Blog Archives

August 7 in San Antonio history…

1917 – World War I
A board of aviation officers, including Major Henry H. Arnold and Captain Edgar, from Washington, arrived in San Antonio this morning and reported to department headquarters before beginning an inspection of Camp Kelly and the auxiliary flying field. The two officers were taken to Camp Kelly by Captain Paul Ferron, aeronautical officer of the department, and probably will remain until Wednesday night.

The first contribution to the newly constructed Alamo museum, comprising valued documents of early Texas, has been received by Mrs. Leita Small, Alamo custodian. The documents were presented by Mrs. Susan Miller, 115 Humphrey street, and her kinswoman, Mrs. James Sandusky Clarke, of Baltimore. Mrs. Clarke is a guest at the Miller home. Among the relics is the diary of James McKnight, who fought in the Texas revolution. The diary is dated 1838. McKnight was an ancestor of he donors. Still another of the documents is a letter dated 1842 and signed by T. Borden Jr., as collector of customs at Galveston.

The San Antonio Express and Light newspapers both report that a bomb, larger than any previously known, was dropped on the Japanese city of Hiroshima causing great damage and loss of life.  However, back on July 16, the San Antonio newspapers did not pick up a little-publicized story printed in the Gallup, NM;  Santa Fe, NM and El Paso newspapers that mentioned a huge explosion at a munitions dump near the Alamogordo Army Air Base.  This was actually the first nuclear test and would have been quite a scoop.  News of the July 16 test was finally printed today along with the news of the Hiroshima bombing.

1954>August 7 in San Antonio history...
Johnny Cash marries Vivian Liberto (right) at St. Anne’s Catholic Church in San Antonio.

December 19 in San Antonio history…

This morning workmen began construction of the immense stage in Travis Park on which nearly 1,200 musicians will participate in the military concert and Handel’s “Messiah” on Friday evening in connection with the great open-air Christmas musical observance and Christmas tree to be given under the auspices of the Rotary Club.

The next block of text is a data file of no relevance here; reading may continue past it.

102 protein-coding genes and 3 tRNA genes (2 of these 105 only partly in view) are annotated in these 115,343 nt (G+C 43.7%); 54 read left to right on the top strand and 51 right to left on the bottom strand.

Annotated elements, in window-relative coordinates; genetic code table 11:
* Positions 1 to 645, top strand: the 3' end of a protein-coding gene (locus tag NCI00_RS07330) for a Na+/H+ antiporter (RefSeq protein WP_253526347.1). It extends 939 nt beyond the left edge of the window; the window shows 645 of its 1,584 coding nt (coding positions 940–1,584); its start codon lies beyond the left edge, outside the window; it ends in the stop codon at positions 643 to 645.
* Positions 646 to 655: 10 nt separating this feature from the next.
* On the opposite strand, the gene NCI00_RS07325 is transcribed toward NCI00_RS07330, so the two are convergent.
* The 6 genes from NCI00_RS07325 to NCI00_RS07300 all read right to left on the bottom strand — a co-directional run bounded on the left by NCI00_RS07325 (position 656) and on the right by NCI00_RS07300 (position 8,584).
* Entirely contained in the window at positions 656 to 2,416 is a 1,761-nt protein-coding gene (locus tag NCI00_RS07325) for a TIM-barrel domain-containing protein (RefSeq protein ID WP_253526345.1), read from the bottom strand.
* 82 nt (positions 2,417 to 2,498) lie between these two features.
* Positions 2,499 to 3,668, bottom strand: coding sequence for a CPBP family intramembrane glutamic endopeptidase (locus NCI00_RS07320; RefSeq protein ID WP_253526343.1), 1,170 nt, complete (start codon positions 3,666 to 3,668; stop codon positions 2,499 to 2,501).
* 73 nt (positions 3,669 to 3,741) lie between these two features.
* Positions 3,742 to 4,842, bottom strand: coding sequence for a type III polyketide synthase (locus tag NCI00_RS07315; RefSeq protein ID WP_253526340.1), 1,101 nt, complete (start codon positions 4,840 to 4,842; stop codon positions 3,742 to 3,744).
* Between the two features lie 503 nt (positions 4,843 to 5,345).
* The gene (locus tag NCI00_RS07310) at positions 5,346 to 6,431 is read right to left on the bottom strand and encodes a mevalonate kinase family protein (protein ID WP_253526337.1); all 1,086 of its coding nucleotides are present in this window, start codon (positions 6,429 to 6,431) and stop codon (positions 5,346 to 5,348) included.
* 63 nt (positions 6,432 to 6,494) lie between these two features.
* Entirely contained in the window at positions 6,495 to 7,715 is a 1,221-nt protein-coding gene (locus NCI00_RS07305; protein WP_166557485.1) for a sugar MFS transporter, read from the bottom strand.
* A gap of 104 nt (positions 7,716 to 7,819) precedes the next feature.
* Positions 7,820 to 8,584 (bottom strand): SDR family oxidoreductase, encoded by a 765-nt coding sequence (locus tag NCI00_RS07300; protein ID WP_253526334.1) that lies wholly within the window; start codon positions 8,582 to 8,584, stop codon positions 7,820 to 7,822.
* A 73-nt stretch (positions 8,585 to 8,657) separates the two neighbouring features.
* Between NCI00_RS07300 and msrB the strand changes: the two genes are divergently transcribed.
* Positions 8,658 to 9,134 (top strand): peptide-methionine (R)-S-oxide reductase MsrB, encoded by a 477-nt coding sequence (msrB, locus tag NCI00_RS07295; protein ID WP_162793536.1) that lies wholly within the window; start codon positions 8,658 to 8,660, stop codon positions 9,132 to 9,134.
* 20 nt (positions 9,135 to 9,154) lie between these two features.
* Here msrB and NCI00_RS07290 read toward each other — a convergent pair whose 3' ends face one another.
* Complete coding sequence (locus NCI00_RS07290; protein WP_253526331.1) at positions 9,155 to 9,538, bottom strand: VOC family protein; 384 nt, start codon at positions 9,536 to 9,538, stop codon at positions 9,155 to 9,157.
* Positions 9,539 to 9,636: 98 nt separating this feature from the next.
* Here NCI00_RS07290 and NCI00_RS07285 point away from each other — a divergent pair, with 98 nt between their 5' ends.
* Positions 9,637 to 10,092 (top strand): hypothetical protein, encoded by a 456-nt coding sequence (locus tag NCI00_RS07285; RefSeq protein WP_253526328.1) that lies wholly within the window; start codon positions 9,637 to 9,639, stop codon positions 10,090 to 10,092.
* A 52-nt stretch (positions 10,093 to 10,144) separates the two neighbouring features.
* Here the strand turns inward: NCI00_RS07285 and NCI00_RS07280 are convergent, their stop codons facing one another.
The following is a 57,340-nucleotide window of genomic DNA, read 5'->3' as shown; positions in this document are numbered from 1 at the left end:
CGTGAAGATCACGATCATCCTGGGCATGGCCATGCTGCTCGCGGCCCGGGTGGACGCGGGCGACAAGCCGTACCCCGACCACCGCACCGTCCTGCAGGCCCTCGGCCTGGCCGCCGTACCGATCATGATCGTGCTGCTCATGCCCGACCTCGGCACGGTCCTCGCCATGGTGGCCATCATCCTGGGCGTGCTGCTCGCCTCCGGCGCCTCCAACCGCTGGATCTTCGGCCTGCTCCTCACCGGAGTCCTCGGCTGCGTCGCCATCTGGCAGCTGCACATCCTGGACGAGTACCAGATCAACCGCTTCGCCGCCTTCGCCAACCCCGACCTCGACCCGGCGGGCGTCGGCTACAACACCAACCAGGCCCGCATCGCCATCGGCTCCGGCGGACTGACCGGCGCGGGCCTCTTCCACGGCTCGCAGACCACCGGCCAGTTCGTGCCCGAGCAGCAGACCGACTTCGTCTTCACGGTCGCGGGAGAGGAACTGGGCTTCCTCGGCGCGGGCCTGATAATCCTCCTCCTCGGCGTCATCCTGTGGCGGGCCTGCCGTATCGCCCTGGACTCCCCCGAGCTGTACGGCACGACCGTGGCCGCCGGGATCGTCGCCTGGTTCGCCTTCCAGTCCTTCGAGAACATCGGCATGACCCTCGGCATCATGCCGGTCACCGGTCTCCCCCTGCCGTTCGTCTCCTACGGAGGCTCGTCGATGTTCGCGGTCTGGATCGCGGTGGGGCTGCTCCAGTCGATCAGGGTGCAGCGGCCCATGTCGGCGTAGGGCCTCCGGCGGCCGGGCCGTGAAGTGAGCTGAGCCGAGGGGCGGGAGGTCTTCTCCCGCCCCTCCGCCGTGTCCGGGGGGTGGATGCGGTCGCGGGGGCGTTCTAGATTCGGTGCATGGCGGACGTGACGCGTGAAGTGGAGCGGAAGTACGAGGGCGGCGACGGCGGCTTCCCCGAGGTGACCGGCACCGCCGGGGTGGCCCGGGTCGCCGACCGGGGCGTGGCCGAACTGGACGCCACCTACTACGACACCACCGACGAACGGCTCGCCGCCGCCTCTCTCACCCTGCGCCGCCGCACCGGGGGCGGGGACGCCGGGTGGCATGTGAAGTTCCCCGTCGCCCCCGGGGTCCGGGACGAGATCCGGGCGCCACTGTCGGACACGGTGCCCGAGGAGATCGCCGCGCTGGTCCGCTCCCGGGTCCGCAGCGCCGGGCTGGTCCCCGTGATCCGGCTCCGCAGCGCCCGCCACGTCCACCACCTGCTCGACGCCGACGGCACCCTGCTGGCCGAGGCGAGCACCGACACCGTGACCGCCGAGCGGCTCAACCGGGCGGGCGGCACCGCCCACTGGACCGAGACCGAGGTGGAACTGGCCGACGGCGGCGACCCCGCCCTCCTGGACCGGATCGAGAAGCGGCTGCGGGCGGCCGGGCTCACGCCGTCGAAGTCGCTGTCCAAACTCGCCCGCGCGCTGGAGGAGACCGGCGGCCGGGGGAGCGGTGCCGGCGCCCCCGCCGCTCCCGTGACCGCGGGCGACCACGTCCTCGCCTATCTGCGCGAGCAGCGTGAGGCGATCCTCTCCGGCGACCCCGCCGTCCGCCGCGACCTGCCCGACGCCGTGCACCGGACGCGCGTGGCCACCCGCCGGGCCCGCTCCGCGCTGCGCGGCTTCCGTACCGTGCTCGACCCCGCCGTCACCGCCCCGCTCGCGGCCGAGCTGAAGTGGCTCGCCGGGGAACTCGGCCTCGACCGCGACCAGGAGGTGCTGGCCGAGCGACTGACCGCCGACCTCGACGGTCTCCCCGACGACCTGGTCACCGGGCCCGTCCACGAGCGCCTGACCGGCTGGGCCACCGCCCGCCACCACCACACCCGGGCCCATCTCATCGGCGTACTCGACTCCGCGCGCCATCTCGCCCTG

If snow falls in San Antonio on Christmas or New Year’s it will indeed be a miracle.  In the 52 years the weather bureau has kept records, snow has never fallen on those days.  (Still true. – Ed.)

The City Council agreed today to offer a part of the HemisFair site for the proposed four-year state university, The approval came on an 8-1 vote, the lone dissenter being Councilman Dr. Herbert Calderon, who called the proposal “most unrealistic.” Calderon said the amount of land available at the fair site is “totally inadequate and unrealistic.”

September 11 in San Antonio history…

Porter Loring purchases an iron lung for the city to be placed at a location agreed upon by the city’s physicians.  “The only rule that I, as its donor, will insist upon,”  he said, “is that it shall be available to anyone who needs it, regardless of race, color or situation of life, without cost.”  Mr. Loring receives a bronze plaque and is named by the Elks as “the most outstanding citizen of 1937” for his generous gift.

Historic Leonard Wood stadium, scene of many great football games between service teams, is no more. Condemned by government inspectors and declared unsafe to use, the Fort Sam Houston athletic field stands have been torn down and sold as salvage wood. Post officials said there are no plans to rebuild the field immediately. Tentative plans now call for erection of a N.C.O. club on that site.

San Antonians, shocked by the terrorist attacks in New York and Washington D.C., unite to pray, donate blood and help out in this time of crisis.

August 26 in San Antonio history…

The city’s first parking meters arrive and are installed.

Another bit of San Antonio’s romantic atmosphere – the portable chili stands on Haymarket Plaza – has vanished before the onslaught of civilization in the form of the city’s sanitation law. The matter has been kept under wraps for fear civic organizations would contest the passing of the “chili queens.”

Young San Antonians 18 to 20 years old will become adults at the stroke of midnight tonight – the legal age of majority changes from 21 to 18 years old.

July 4 in San Antonio history…